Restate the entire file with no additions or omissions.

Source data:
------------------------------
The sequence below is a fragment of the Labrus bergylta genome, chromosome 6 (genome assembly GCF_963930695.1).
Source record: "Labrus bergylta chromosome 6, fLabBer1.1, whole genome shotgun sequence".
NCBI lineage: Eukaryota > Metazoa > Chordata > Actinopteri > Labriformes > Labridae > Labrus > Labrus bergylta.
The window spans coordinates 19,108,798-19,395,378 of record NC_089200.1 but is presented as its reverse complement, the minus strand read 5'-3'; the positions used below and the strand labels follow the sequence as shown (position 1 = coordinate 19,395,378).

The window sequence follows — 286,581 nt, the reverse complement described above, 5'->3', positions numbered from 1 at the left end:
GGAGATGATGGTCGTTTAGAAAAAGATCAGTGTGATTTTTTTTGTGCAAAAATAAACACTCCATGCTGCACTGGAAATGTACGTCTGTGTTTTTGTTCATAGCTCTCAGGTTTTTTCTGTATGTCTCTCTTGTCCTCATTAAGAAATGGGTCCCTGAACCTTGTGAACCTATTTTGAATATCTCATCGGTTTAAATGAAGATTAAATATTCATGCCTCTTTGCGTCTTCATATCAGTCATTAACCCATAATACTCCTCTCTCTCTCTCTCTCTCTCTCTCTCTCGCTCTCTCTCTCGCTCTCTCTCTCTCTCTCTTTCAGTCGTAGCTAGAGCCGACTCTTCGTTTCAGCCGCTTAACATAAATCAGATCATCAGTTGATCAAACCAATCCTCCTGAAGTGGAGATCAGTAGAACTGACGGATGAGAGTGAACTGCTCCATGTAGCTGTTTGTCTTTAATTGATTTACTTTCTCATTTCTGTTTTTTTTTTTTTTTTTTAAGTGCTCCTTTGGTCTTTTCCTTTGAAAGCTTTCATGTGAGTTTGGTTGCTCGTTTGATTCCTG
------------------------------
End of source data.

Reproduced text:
The sequence below is a fragment of the Labrus bergylta genome, chromosome 6 (genome assembly GCF_963930695.1).
Source record: "Labrus bergylta chromosome 6, fLabBer1.1, whole genome shotgun sequence".
NCBI lineage: Eukaryota > Metazoa > Chordata > Actinopteri > Labriformes > Labridae > Labrus > Labrus bergylta.
The window spans coordinates 19,108,798-19,395,378 of record NC_089200.1 but is presented as its reverse complement, the minus strand read 5'-3'; the positions used below and the strand labels follow the sequence as shown (position 1 = coordinate 19,395,378).

The window sequence follows — 286,581 nt, the reverse complement described above, 5'->3', positions numbered from 1 at the left end:
GGAGATGATGGTCGTTTAGAAAAAGATCAGTGTGATTTTTTTTGTGCAAAAATAAACACTCCATGCTGCACTGGAAATGTACGTCTGTGTTTTTGTTCATAGCTCTCAGGTTTTTTCTGTATGTCTCTCTTGTCCTCATTAAGAAATGGGTCCCTGAACCTTGTGAACCTATTTTGAATATCTCATCGGTTTAAATGAAGATTAAATATTCATGCCTCTTTGCGTCTTCATATCAGTCATTAACCCATAATACTCCTCTCTCTCTCTCTCTCTCTCTCTCTCTCGCTCTCTCTCTCGCTCTCTCTCTCTCTCTCTTTCAGTCGTAGCTAGAGCCGACTCTTCGTTTCAGCCGCTTAACATAAATCAGATCATCAGTTGATCAAACCAATCCTCCTGAAGTGGAGATCAGTAGAACTGACGGATGAGAGTGAACTGCTCCATGTAGCTGTTTGTCTTTAATTGATTTACTTTCTCATTTCTGTTTTTTTTTTTTTTTTTTAAGTGCTCCTTTGGTCTTTTCCTTTGAAAGCTTTCATGTGAGTTTGGTTGCTCGTTTGATTCCTG